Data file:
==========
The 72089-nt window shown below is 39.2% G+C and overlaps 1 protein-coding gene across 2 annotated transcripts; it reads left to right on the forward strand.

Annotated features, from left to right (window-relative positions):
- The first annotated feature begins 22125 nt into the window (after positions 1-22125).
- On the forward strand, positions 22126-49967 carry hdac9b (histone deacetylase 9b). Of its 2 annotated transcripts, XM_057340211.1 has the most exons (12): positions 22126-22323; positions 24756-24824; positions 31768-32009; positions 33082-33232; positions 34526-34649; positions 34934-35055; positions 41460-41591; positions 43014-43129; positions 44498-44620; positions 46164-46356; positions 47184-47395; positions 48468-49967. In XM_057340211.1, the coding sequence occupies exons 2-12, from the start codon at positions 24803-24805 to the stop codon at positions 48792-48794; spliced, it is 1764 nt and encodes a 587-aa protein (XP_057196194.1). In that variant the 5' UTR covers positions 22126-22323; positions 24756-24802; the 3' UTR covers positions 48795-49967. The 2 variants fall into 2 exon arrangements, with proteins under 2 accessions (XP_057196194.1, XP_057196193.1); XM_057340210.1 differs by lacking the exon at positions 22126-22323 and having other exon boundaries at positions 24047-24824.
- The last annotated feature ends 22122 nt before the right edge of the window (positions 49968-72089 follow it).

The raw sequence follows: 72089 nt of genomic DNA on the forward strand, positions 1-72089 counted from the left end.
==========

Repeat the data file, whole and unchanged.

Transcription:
The 72089-nt window shown below is 39.2% G+C and overlaps 1 protein-coding gene across 2 annotated transcripts; it reads left to right on the forward strand.

Annotated features, from left to right (window-relative positions):
- The first annotated feature begins 22125 nt into the window (after positions 1-22125).
- On the forward strand, positions 22126-49967 carry hdac9b (histone deacetylase 9b). Of its 2 annotated transcripts, XM_057340211.1 has the most exons (12): positions 22126-22323; positions 24756-24824; positions 31768-32009; positions 33082-33232; positions 34526-34649; positions 34934-35055; positions 41460-41591; positions 43014-43129; positions 44498-44620; positions 46164-46356; positions 47184-47395; positions 48468-49967. In XM_057340211.1, the coding sequence occupies exons 2-12, from the start codon at positions 24803-24805 to the stop codon at positions 48792-48794; spliced, it is 1764 nt and encodes a 587-aa protein (XP_057196194.1). In that variant the 5' UTR covers positions 22126-22323; positions 24756-24802; the 3' UTR covers positions 48795-49967. The 2 variants fall into 2 exon arrangements, with proteins under 2 accessions (XP_057196194.1, XP_057196193.1); XM_057340210.1 differs by lacking the exon at positions 22126-22323 and having other exon boundaries at positions 24047-24824.
- The last annotated feature ends 22122 nt before the right edge of the window (positions 49968-72089 follow it).

The raw sequence follows: 72089 nt of genomic DNA on the forward strand, positions 1-72089 counted from the left end.